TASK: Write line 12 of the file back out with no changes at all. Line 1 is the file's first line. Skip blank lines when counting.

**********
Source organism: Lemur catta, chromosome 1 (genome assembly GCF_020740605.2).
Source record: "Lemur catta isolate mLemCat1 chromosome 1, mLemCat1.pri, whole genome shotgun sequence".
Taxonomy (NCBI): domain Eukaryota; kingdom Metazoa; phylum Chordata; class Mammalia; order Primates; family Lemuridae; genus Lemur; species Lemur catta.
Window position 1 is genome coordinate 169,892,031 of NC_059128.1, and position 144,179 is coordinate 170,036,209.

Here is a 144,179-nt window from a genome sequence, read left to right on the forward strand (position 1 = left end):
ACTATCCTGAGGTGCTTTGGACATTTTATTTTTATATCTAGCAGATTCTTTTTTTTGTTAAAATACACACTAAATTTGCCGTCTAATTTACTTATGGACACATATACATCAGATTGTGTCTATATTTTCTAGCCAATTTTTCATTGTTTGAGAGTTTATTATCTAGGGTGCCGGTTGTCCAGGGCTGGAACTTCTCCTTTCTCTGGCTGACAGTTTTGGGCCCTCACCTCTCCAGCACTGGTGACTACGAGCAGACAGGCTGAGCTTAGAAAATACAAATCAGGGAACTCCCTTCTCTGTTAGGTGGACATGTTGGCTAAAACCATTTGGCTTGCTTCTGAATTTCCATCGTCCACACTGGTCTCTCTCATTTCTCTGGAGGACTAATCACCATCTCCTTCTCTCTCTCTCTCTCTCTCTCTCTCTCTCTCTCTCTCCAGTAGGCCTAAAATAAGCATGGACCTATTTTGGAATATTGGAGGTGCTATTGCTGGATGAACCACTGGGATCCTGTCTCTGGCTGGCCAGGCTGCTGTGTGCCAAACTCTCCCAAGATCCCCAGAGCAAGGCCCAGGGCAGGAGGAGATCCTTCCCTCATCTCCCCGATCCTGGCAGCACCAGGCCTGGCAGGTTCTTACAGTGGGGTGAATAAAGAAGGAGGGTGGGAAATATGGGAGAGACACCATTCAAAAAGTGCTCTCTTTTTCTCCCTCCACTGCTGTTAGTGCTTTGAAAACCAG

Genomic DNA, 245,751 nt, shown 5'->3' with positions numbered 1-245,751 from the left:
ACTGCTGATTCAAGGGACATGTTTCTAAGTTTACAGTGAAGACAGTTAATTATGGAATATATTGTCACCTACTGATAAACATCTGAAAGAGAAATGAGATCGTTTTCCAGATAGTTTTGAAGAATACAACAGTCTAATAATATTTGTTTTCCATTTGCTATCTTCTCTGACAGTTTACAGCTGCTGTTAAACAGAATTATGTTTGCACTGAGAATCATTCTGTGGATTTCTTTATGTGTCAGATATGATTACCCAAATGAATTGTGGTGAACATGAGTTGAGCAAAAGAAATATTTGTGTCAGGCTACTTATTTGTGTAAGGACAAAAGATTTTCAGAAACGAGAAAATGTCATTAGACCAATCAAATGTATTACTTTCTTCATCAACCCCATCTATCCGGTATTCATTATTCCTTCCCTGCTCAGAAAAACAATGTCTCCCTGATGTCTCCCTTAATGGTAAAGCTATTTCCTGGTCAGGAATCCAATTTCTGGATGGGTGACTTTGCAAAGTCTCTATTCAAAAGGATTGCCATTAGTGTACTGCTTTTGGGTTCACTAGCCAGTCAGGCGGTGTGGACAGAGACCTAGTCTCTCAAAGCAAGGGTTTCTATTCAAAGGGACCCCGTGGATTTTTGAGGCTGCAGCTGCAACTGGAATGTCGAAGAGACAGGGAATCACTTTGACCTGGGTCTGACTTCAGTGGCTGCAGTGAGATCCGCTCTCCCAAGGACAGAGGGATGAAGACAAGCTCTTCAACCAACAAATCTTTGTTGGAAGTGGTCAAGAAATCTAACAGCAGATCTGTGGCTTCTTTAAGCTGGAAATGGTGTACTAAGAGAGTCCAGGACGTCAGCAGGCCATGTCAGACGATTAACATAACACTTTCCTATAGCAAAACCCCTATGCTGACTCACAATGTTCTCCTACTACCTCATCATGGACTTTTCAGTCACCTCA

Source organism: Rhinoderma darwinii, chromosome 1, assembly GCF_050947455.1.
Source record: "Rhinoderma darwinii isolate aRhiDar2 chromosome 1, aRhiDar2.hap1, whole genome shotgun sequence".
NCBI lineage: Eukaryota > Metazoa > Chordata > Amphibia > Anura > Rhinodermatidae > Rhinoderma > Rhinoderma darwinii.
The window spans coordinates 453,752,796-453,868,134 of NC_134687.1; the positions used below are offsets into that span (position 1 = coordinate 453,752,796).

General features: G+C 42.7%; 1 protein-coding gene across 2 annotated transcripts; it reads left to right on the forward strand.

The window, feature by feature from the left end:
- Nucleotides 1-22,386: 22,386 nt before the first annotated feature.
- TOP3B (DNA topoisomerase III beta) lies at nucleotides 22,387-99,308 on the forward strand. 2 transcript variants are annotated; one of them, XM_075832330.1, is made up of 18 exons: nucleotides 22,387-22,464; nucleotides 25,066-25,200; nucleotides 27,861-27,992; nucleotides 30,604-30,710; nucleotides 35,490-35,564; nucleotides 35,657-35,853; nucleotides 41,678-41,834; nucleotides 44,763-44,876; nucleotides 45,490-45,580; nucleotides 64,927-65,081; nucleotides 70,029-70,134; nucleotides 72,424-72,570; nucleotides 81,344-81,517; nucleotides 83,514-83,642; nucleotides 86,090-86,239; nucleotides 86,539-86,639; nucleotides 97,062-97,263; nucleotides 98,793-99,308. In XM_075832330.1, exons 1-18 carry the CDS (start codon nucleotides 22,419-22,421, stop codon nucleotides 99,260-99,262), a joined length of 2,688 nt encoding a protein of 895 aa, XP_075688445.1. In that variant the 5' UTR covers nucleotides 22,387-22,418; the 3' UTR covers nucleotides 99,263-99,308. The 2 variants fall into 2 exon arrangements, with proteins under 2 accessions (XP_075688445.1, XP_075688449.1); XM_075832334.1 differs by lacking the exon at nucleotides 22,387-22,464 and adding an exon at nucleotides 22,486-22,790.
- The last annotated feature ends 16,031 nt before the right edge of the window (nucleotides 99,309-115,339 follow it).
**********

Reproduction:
The window spans coordinates 453,752,796-453,868,134 of NC_134687.1; the positions used below are offsets into that span (position 1 = coordinate 453,752,796).